You've probably heard a lot about Craig lately, in the past two weeks he's received some media attention and action. And by action I mean he's been selling (three of the prints were pre-sold at the framer and printer)and landing some cool gigs. The venue was not air-conditioned and the really hot, amateurish lighting didn't help matters. One light burned so hot that it cracked the glass on one of the prints. Either that or the work was so powerful that it cracked - oh forget it, that's just cheesy. But despite the heat and the woeful inadequacies of the less than professional staff, Craig's portion of the exhibit was very well attended.

After the Gallery Previews ended Saturday night, we had a reception at the penthouse for a few friends, collectors, and artists who are fans of Craig's work. I made a couple pitchers of sangria, resisted falling face first into the homemade leche flan, and chilled several bottles of wine and champagne. We spent a good amount of time on the roof because of the oppressive heat (only our bedrooms are air-conditioned in the penthouse), but the downtown skyline and our views of it made it very enjoyable. What made the evening so enjoyable for me was the great mix of people in the room. Thanks to everyone who attended Craig's show and joined us afterwards, I had a blast having such a fun, interesting and varied group of poeple in my home. Before the summer ends, I may have to do it again.

back to our regularly scheduled blogramming

Heat is not conducive to blogging. Neither is fear, uncertainty, heartbreak, unemployment, and I don't care what anyone else says, neither is cancer. I'm sorry to have worried anyone with the scarcity of posts, I've been spending almost every day with my sister and going out every night in an effort to avoid coming home and crying about it all. Thanks for the calls and emails, I guess I didn't realize some people actually look for that as well as drunken tales of whatever it is I do downtown.

I do have many things to report and many upcoming events I'm looking forward to hitting. I promise I'll gather up my notes and get back to it, stay tuned.

Thursday, July 14, 2005

an excerpt

Spring Street for His Darkness

Everyone on Spring Street wished on the new moon.
Everyone on Spring Street is nursing a hasty heart.
Everyone on Spring Street has climbed into bed with a ghost.
Everyone on Spring Street has been ripped apart.
I asked Gronk how long it'd take
to get used to the noises on Spring Street.
He said soon it would sound like the ocean.
What about the fire engines?
"Those are the birds."

--Lewis MacAdams

I missed Lewis MacAdams’ participation in the Aloud Series at the Central Library this past Tuesday. He was scheduled to read from a new collection of poems, The River: Books One, Two & Three, (published by Blue Press in June of 2005), which takes the Los Angeles River as its metaphor. I’m so out of it, I didn’t realize I missed it until the next morning. Damn. Did anyone reading this attend the event? I try to stay on top of these things, I really do.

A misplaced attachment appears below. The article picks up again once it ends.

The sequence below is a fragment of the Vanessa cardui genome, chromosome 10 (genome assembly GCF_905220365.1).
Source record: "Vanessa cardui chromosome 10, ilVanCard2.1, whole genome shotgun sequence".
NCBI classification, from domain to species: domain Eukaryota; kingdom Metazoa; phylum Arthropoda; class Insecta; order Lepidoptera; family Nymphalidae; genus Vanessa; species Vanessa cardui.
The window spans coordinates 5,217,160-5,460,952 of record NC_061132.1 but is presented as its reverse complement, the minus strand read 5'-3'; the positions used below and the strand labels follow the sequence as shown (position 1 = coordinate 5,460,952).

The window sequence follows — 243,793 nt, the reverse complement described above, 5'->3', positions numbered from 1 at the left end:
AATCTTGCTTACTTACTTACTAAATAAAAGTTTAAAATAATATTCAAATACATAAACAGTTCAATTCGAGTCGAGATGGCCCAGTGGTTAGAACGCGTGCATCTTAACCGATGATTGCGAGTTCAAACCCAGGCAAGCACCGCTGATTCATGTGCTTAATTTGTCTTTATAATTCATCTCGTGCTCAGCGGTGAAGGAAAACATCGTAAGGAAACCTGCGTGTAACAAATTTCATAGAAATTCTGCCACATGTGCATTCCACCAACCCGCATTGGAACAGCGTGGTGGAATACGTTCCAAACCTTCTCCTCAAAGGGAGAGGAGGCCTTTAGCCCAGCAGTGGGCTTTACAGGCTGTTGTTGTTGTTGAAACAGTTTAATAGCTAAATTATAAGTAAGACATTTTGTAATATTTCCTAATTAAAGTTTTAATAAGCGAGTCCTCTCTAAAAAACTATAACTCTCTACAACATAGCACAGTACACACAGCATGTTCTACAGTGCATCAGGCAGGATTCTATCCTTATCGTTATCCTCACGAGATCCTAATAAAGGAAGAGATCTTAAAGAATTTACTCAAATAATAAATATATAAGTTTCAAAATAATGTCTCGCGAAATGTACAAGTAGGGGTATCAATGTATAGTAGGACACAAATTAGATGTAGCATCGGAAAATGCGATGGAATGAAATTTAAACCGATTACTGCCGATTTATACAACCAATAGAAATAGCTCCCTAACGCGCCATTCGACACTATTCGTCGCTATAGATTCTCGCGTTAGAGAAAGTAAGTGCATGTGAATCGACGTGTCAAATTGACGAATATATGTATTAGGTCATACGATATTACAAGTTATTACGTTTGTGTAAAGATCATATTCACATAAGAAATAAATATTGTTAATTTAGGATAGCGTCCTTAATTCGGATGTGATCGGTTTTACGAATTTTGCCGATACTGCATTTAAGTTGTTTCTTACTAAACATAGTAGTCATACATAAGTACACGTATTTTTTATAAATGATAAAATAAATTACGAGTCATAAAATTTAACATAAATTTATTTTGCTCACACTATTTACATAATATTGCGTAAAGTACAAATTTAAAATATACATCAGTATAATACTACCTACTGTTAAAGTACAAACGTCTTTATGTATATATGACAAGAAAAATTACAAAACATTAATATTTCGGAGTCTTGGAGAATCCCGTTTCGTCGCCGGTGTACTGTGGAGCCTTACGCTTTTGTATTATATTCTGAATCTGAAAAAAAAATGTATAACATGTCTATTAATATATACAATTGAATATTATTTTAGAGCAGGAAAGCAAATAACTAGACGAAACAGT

Monday, July 11, 2005

tell me about it

I went to Ali's divorce party at Cole's this past Friday night. I'm having a hard time piecing together most of the evening and could probably use some help. It's not a complete and total blank, but some details are hazy and some episodes are complete mysteries to me. Most importantly, I do need someone to explain to me what the ramp-up was to that chick with the messed grill coming on to me so hard. No matter how drunk, I have a hard time believing that I would encourage that type of behavior from anyone with teef coming out of teef - even if money or a dare were involved.

I remember that Kitty looked great. Gentlemen, did anybody see what the ceiling in Kitty's new loft apartment looks like that night? That reminds me, welcome to downtown Los Angeles Kitty! I'm so glad you're my neighbor. If you come to visit me I have to warn you. My last two female visitors told me that an older man, one of the residents of the Alexandria, has been riding the elevator all day, all week. As soon as the door opens, he yells, "You better get your ass in here!" But if you dare to step in the elevator, he immediately exits the elevator. So while you probably wouldn't step into that elevator should some man scream that at you, it's perfectly safe to do so. He'll probably exit the elevator car, just as he always has. A small part of me wants him to stay in the elevator, just to hear what he'll say once you get your ass in there.

I remember that there was a pool, $2 got you in. Something about whether or not Ali's ex-wife would show up. A cute-ish guy gave me his card and now I can't find it or remember his name. I remember eating cake and it was yummy. I remember Adam and that was yummy too, or did I just dream that? I think it happened twice? I remember that a troll showed me his penis, and it was small. I don't remember what I said to him, I'm fairly sure it wasn't complimentary. Come to think of it, I don't want to know any more about that part of the evening.

Thursday, July 07, 2005

find love at cole's

Are you a single female in Los Angeles, still looking for that special someone? How do you feel about spending time in Las Vegas? Are you okay with spending time in a dive bar in downtown Los Angeles? Then I want you to meet Ali. He's the proprietor of Cole's and this Friday is his divorce party.

You'll get to meet his friends as most of them will be there to help him celebrate or lament the demise of his marriage. You'll get a chance to see/hear one of the most amazing live bands - I See Hawks in L.A. - they weren't on the regular schedule but this is a special event and so they'll be there to serenade you.